A Marina Granovskaia appreciation tweet🙏, Chelsea have truly turned into one of the biggest powerhouses in the transfer market thanks to her🐐 Signing Timo Werner🇩🇪 & Hakim Ziyech🇲🇦, about to sign Kai Havertz🇩🇪 & close on Thiago Silva🇧🇷. She really does go under the radar💙 #CFC pic.twitter.com/qWU3sxNwG2— Sam👊💙 (@CFCSaam) August 21, 2020
“I am not only looking for good players I am looking for interesting people... capable of making a commitment to a club's sports project': Luis Campos is the man you need to know, the Portugeezer who can hand-on-heart take responsibility for procuring and presenting some of soccer’s most sizzling contemporary superstars. Bernardo Silva. Anthony Martial. Kylian Mbappe. He has nurtured and sold over One Billion Euros worth of talent.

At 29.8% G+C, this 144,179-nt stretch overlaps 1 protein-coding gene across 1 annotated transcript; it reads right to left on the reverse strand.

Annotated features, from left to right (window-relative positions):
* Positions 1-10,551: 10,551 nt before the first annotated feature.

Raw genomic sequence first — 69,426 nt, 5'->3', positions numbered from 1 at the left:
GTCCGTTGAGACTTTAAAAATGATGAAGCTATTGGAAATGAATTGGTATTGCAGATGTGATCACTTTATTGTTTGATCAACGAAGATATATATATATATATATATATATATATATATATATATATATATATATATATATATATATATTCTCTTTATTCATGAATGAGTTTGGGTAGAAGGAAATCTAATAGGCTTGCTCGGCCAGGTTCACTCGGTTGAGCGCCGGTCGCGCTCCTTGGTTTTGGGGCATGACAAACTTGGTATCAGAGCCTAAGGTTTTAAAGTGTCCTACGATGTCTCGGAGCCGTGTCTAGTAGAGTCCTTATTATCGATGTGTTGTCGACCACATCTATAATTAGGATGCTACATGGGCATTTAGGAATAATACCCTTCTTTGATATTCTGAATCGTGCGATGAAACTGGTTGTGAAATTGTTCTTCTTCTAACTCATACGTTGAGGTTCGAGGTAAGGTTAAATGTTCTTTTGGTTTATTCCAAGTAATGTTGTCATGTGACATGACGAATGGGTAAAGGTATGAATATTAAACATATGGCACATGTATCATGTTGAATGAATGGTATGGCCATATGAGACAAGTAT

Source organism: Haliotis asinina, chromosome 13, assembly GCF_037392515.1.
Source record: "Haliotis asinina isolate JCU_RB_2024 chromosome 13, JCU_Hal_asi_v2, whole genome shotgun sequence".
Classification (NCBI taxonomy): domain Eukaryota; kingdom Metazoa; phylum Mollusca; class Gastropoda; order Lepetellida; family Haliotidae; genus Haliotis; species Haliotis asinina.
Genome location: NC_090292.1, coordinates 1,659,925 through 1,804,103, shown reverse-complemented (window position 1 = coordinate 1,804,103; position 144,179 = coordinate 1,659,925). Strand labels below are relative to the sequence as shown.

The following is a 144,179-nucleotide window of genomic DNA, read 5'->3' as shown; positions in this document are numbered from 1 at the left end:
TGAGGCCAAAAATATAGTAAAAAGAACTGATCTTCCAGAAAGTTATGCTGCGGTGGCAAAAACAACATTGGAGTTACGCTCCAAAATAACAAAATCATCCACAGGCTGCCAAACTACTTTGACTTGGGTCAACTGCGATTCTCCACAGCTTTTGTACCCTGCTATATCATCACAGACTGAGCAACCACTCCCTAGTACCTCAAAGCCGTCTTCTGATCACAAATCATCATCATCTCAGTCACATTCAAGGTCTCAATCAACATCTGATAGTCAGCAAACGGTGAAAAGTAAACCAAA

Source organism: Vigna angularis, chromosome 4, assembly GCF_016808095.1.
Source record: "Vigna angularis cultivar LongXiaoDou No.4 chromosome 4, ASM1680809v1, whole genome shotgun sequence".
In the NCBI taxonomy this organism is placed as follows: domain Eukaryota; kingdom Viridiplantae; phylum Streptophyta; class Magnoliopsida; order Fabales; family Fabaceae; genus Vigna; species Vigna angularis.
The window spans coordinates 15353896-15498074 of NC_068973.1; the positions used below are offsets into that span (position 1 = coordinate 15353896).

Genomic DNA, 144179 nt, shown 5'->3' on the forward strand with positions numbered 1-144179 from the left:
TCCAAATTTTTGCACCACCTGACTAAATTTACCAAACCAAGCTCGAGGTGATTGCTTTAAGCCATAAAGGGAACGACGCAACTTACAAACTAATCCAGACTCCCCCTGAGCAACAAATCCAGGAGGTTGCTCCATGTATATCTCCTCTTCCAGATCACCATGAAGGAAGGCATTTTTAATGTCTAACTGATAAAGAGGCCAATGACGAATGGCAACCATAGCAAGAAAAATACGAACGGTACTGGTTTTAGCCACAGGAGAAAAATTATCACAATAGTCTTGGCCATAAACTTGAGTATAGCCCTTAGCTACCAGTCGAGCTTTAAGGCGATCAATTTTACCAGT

“More important than the money involved is my great passion for the contribution that I can make to my club and my coach, in the acquisition of high-potential and high-level players, that allows him through the training to get the team playing well and winning games,” Campos explained recently to The Telegraph.
Best thing about it, he’s currently out of a job having left Ligue 1 Lille at the turn of the year.
With Campos in the camp, Man United may no longer have to spend the big bucks on bringing in the best - the best will already be there.
Making Manc Lives Mata may very well be a popular choice, but probably not a very pragmatic one.
It is clear that the Spaniard’s spot in Ole Gunnar Solskjaer’s set-up is arriving at an end, with the 32-year-old’s contract set to expire at the conclusion of the season.